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Dalton Walker
Indian Country Today

An Oglala Lakota woman serving federal prison time in relation to the Dakota Access Pipeline resistance at Standing Rock will be released, a family member and an advocacy group confirmed.

Glenn Morris said in an email his niece Red Fawn Fallis was scheduled to be released on Sept. 9 after serving 57 months in prison.

“I appreciate (Indian Country Today’s) interest in her case as she is the most severely sentenced water protector from the DAPL protest at Standing Rock, while the real criminals continue to pump oil through the pipeline in violation of the 1851 and 1868 Ft. Laramie Treaties and US environmental laws,” Morris said in an email. “She deserves to be honored as a heroic woman defender of the water, the land and the people.”

Claudia Kuhns, with Stand with Red Fawn, also confirmed Fallis’ scheduled release.

Fallis now heads to a re-entry program, Morris said. The program is designed to assist incarcerated individuals with a transition to their community after release.

Fallis pleaded guilty in January 2018 to civil disorder and illegal possession of a gun by a convicted felon. She was accused of firing a handgun three times while resisting arrest during protests in North Dakota against the oil pipeline in October 2016, according to the Associated Press.

She was sentenced to four years and nine months in federal prison. Fallis was 39 at the time of the sentencing. She had been incarcerated since Oct. 26, 2016 and received credit for time served when sentenced in 2018.

(Related: Red Fawn Fallis sentenced to 57 months in DAPL case)

Fallis has been held at the Federal Correctional Institution in Dublin, California. A spokeswoman with the prison could not confirm Fallis’ release and said a written request to the warden was needed. The spokeswoman added that Fallis’ “projected” release date was March 5, 2021.

Fallis’ arrest was one of 761 that authorities made in southern North Dakota during the height of protests in 2016 and 2017. At times thousands of pipeline opponents gathered in the region to protest the $3.8 billion project to move North Dakota oil to Illinois, but the effort didn’t stop the project.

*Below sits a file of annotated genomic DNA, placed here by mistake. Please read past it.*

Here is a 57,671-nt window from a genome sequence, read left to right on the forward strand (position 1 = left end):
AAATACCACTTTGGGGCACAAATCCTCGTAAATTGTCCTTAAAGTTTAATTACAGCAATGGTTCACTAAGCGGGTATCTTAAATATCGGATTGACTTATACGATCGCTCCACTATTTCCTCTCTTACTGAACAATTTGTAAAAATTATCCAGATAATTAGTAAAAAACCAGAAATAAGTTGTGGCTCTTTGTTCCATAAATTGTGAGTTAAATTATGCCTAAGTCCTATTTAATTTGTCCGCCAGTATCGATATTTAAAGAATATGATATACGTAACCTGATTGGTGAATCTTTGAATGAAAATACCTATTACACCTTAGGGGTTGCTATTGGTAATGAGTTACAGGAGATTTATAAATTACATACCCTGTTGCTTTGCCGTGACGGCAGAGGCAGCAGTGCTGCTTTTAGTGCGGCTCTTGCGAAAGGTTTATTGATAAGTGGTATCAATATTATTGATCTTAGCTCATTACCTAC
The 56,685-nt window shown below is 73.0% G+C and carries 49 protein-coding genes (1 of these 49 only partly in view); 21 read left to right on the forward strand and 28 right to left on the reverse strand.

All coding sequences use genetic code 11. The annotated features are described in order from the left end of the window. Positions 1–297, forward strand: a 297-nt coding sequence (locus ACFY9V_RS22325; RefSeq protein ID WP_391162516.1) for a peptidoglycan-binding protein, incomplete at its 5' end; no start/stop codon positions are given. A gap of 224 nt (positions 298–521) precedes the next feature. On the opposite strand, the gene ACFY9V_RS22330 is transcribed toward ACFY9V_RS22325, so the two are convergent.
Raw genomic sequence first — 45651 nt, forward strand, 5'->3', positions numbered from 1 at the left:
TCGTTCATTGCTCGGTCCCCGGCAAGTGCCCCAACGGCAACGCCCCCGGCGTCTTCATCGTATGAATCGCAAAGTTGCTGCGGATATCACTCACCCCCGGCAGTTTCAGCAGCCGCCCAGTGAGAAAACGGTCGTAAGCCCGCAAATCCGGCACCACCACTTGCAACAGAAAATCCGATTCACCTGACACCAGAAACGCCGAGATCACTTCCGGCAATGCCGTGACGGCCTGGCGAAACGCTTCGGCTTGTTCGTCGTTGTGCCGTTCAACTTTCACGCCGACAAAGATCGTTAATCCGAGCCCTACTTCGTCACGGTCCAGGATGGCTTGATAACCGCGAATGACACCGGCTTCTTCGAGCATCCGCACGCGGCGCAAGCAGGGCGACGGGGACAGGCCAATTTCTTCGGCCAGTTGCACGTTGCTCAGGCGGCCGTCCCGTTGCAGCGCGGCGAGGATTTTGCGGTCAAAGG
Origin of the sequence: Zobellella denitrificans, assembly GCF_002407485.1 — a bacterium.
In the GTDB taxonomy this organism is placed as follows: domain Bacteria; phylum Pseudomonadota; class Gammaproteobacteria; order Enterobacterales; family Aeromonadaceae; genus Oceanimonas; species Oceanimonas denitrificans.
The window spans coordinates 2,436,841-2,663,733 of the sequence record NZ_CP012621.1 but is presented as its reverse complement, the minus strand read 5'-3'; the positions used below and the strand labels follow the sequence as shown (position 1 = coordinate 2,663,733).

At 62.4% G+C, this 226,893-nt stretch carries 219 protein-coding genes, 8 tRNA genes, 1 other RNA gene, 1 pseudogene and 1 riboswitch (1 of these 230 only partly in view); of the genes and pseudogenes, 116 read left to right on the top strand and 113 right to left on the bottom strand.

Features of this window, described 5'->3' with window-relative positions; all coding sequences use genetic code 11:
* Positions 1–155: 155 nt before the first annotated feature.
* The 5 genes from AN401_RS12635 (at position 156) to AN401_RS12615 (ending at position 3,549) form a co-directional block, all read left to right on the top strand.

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Four other Standing Rock water protectors faced federal charges and have served prison time or continue to serve time, according to the Water Protector Legal Collective. For details on the four, click here.

A Facebook page dedicated to Fallis called Free RedFawn has 30,000 Likes and periodically shares updates of Fallis. It says Fallis will be released to a halfway house soon and asks for financial support.

The controversial pipeline remains a hot topic. Earlier this summer, a federal judge ordered the pipeline to shut down and remove all oil within 30 days. Neary a month later, a federal appeals court reversed the judge’s order pending a full environmental review.

(Related article: 'Historic day' for Standing Rock as pipeline company told to shut down, remove oil)

The U.S. Court of Appeals for the District of Columbia Circuit sided with pipeline owner Energy Transfer to keep the oil flowing, saying a lower-court judge "did not make the findings necessary for injunctive relief."

But the appellate court declined to grant Energy Transfer's motion to block the review, saying the company had "failed to make a strong showing of likely success."

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Dalton Walker, Red Lake Anishinaabe, is a national correspondent at Indian Country Today. Follow him on Twitter: @daltonwalker Walker is based in Phoenix and enjoys Arizona winters.

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The Associated Press contributed to this report.